24 Developing a Risk Management Plan Security Issues –Accessibility to training room (staff, physicians, student athletic trainers) –Supervision issues Fire Safety –Post evacuation plan in case of fire –Smoke detectors/alarm system and fire extinguisher should be tested and in place

25 Electrical and Equipment Safety –Major concern –Be aware of power distribution system to avoid accidents Emergency Injury Management –Accessing emergency personnel outside setting in the event of emergency –Include transportation of athletes to emergency facilities –Meeting with outside personnel is necessary to determine roles and rules regarding athlete and equipment care

26 Accessing Community Based Health Services Must have knowledge of local and community health services and agencies in the event of referrals Referrals should be made with assistance from a physician Parental involvement is necessary when dealing with psychological and sociological events

27 Human Resources and Personnel Issues The sports medicine team is only as good as the individuals in the group Recruitment, hiring and retaining qualified personnel is necessary to be effective Specific policies are established relative to hiring, firing, performance evaluations and promotions –Must adhere to these principals

28 Roles and responsibilities must be established –(job descriptions - job specifications, accountability, code of conduct, and scope) Head athletic trainer must serve as a supervisor and work to enhance professional development of staff Performance evaluations should take place routinely

29 Record Keeping Major responsibility Rule not the exception - accurate and up-to- date Medical records, injury reports, insurance information, injury evaluations, progress notes, equipment inventories, annual reports

30 Administering Preparticipation Examinations Initial pre-participation exam prior to start of practice is critical Purpose it to identify athlete that may be at risk Should include –Medical history, physical exam, orthopedic screening, wellness screening Establishes a baseline Satisfies insurance and liability issue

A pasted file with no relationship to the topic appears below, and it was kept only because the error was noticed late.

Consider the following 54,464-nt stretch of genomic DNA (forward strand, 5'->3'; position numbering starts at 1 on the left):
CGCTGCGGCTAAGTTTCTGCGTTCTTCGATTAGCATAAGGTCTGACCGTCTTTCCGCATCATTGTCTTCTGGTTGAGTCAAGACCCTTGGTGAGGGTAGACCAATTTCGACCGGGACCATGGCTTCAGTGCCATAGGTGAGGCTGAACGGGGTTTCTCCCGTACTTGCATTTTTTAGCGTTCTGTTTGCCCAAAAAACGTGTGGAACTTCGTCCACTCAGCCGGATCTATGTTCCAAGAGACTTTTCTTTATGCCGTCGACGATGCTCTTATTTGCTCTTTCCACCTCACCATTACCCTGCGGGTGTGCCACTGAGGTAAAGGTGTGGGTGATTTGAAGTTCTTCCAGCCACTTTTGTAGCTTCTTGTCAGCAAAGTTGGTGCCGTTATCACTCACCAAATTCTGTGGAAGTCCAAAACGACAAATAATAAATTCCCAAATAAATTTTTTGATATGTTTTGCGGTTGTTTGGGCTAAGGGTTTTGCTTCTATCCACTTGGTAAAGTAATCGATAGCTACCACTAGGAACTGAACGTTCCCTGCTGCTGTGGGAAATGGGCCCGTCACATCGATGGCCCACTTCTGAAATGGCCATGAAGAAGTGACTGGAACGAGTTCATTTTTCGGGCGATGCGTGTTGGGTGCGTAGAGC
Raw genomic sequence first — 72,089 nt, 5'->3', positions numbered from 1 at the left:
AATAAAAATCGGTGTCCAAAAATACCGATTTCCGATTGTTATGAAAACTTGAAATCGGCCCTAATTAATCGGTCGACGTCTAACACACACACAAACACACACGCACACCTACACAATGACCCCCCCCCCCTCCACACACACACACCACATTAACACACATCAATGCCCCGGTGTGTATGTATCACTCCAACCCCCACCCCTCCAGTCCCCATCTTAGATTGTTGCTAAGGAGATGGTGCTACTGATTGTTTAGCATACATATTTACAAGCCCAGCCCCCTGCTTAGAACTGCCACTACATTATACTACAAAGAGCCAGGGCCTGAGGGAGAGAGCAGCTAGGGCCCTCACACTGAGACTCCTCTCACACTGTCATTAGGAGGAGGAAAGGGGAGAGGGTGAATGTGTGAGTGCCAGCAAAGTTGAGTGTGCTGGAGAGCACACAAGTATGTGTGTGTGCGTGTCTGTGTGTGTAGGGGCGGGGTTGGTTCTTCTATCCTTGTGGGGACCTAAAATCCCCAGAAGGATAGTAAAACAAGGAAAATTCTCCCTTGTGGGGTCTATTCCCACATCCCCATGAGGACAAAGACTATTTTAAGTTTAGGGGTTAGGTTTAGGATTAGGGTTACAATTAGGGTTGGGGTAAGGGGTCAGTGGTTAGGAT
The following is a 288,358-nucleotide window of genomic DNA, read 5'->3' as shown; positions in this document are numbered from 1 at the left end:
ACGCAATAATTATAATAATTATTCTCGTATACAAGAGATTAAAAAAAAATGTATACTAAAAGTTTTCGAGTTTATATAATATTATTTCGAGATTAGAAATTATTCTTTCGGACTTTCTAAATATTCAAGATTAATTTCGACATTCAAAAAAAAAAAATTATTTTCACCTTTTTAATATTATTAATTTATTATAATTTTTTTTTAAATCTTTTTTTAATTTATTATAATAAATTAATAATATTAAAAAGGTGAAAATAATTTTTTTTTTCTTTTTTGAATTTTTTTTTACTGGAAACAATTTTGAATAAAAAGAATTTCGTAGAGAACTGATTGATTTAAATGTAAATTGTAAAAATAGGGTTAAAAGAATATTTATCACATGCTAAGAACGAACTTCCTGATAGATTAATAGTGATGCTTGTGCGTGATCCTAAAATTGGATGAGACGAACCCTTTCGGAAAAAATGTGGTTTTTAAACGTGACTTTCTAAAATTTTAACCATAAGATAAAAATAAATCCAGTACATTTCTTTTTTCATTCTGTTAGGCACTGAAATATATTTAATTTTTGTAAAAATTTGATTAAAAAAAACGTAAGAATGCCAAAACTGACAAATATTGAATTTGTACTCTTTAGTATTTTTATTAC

31 Examination by Personal Physician –Yields an in-depth history and ideal physician- patient relationship –May not result in detection of factors that predispose the athlete to injury Station Examination –Provides athlete with detailed exam in little time –Team of nine is ideal (2 physicians, 2 non- physicians and 5 managers/student athletic trainers)

32 Medical History –Complete prior to exam to identify past and existing medical conditions –Update yearly and closely review by medical personnel –Collect medical release and insurance info at the same time Physical Examination –Should include assessment of height, weight, body composition, blood pressure, pulse, vision, skin, dental, ear, nose, throat, heart, lungs, abdomen, lymphatic, genitalia, maturation index, urinalysis and blood work

33 Maturity Assessment –Means to protect young physically active athletes –Methods Circumpubertal (sexual maturity) Skeletal Dental –Tanner’s five stage assessment is most expedient Orthopedic Screening –Part of physical exam or separate –Various degrees of detail concerning exam

34 Wellness Screening –Purpose is to determine if athlete is engaged in a healthy lifestyle Sport Disqualification –Certain injuries and illnesses warrant special concern when dealing with sports –Recommendations can be made –American with Disabilities Act (1990) Dictates that athlete makes the final decision –Potential disqualifying factors should be determined during the preparticipation exam